Theodor Prenzel (right) and Mirko Heyne, heads of the Research & Development Department, have invested a good 1.5 million minutes on the development of the new automatic caliber DUW 3001.

In DUW 3001, the NOMOS balance bridge takes the place of the balance cock. It elegantly ensures the stable positioning of the balance.

Ultra slim: DUW 3001 measures a mere 3.2 millimeters. It is thinner than almost all other movements that that run on their own power.

Research and development in the NOMOS Glashütte Atelier

Seen from the outside, mechanical watches have not changed a lot in the past 200 years: Gears, screws, springs, pinions, and levers were always used in them and still are. And yet, many things are different. A boutique watchmaking firm that takes pride in itself naturally does not rest on its laurels. Modified alloys have better frictional properties. New cog shapes ensure that gears rotate more easily. High-precision parts make new complications possible.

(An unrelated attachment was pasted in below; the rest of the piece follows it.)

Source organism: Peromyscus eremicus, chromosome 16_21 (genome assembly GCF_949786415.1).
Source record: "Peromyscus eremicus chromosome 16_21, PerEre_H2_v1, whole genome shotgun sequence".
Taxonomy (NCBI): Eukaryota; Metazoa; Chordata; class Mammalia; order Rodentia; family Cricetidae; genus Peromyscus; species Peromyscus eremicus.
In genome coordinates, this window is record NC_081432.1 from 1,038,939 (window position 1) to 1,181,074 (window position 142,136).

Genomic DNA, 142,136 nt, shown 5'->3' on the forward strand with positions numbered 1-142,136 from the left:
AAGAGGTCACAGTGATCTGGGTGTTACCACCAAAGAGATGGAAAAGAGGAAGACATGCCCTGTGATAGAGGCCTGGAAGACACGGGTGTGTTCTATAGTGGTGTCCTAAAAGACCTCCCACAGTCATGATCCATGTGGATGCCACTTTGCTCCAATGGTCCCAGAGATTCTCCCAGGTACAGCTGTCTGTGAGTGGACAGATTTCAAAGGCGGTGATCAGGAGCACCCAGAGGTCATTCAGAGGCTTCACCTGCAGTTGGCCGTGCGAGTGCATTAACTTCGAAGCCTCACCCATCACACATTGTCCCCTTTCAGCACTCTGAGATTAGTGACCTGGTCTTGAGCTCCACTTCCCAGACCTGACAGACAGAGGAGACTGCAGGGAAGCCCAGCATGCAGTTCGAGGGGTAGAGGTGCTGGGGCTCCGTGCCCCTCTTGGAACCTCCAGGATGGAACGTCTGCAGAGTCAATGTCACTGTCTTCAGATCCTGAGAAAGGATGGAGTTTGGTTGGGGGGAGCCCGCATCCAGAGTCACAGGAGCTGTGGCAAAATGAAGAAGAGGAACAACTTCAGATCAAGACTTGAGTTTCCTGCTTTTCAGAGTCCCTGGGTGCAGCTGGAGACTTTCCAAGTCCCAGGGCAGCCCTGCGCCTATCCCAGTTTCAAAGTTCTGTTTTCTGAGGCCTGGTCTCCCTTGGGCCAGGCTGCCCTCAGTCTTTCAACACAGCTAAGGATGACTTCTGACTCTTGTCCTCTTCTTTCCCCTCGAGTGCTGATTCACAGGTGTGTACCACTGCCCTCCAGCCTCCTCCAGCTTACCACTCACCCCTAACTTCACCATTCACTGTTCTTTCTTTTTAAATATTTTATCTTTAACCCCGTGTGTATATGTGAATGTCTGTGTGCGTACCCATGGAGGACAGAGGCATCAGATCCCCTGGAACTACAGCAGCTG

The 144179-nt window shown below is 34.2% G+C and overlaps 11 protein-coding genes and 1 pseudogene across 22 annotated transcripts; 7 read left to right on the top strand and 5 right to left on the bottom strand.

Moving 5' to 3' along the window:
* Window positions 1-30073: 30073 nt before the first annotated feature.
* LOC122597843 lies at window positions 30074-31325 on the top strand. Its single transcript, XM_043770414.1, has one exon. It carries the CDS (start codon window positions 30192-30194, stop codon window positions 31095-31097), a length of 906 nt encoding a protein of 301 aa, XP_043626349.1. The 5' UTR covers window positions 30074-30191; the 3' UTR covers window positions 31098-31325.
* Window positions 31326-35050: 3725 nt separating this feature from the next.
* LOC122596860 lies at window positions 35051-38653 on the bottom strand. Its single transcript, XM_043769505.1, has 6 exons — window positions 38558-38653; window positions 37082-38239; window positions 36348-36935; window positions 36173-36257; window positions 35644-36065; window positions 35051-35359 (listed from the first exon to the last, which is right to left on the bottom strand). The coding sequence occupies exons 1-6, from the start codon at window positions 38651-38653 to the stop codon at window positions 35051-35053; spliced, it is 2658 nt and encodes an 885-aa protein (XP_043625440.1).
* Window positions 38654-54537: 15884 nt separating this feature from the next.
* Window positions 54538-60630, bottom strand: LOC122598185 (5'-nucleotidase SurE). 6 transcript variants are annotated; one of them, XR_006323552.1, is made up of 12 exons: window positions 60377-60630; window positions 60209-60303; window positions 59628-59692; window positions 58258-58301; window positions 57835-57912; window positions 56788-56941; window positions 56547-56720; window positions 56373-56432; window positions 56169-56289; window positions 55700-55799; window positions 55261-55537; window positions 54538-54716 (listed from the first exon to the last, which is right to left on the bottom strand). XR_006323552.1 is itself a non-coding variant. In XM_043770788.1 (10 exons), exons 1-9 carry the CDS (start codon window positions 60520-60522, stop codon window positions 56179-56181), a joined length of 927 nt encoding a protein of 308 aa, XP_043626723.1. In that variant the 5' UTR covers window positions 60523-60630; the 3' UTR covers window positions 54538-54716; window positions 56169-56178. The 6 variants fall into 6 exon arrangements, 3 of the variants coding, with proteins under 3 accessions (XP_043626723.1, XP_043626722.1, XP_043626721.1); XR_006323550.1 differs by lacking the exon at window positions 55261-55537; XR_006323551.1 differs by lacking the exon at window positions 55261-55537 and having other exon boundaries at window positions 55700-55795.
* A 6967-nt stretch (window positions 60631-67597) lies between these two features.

We at NOMOS Glashütte have always valued both tradition and progress—with the date function, for instance. The date ring was mounted on rubies and set around the movement, which kept the watch elegant and flat. This NOMOS design is protected by a patent. Another example of our watchmaking skill is the crescent-shaped power reserve indicator: This mechanism comes with just a few extra components and has also been patented. We were able to present our first in-house built automatic movement in 2005, which was a significant event. And the first NOMOS world time function came out a few years later: The DUW 5201 movement ticks inside both the Zürich Weltzeit and the Tangomat GMT models—making them de facto 24 watches in one.  

In order to improve continuously, NOMOS works in cooperation with the Technical University of Dresden and the Fraunhofer Institute. This has led to the development of our own gear wheel train, for example.

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